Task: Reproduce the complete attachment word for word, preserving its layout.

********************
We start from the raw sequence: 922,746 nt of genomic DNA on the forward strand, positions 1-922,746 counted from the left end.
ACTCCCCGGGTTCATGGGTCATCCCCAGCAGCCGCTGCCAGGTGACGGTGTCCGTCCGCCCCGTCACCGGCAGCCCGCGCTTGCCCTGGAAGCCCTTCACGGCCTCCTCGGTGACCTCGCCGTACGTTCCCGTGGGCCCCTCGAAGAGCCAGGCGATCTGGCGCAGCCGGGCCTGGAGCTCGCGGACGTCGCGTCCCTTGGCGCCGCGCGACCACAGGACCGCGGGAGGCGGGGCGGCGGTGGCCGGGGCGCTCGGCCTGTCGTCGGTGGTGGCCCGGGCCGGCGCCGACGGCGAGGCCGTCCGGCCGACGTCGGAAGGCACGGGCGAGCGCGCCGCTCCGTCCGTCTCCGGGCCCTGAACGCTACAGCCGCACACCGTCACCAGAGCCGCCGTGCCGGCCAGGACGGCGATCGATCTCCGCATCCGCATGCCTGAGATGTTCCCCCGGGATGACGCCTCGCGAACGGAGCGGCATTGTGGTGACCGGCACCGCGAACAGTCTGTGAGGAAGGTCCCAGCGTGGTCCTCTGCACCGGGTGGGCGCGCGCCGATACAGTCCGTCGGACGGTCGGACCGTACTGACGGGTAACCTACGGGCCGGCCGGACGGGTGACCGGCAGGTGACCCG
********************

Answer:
We start from the raw sequence: 922,746 nt of genomic DNA on the forward strand, positions 1-922,746 counted from the left end.
ACTCCCCGGGTTCATGGGTCATCCCCAGCAGCCGCTGCCAGGTGACGGTGTCCGTCCGCCCCGTCACCGGCAGCCCGCGCTTGCCCTGGAAGCCCTTCACGGCCTCCTCGGTGACCTCGCCGTACGTTCCCGTGGGCCCCTCGAAGAGCCAGGCGATCTGGCGCAGCCGGGCCTGGAGCTCGCGGACGTCGCGTCCCTTGGCGCCGCGCGACCACAGGACCGCGGGAGGCGGGGCGGCGGTGGCCGGGGCGCTCGGCCTGTCGTCGGTGGTGGCCCGGGCCGGCGCCGACGGCGAGGCCGTCCGGCCGACGTCGGAAGGCACGGGCGAGCGCGCCGCTCCGTCCGTCTCCGGGCCCTGAACGCTACAGCCGCACACCGTCACCAGAGCCGCCGTGCCGGCCAGGACGGCGATCGATCTCCGCATCCGCATGCCTGAGATGTTCCCCCGGGATGACGCCTCGCGAACGGAGCGGCATTGTGGTGACCGGCACCGCGAACAGTCTGTGAGGAAGGTCCCAGCGTGGTCCTCTGCACCGGGTGGGCGCGCGCCGATACAGTCCGTCGGACGGTCGGACCGTACTGACGGGTAACCTACGGGCCGGCCGGACGGGTGACCGGCAGGTGACCCG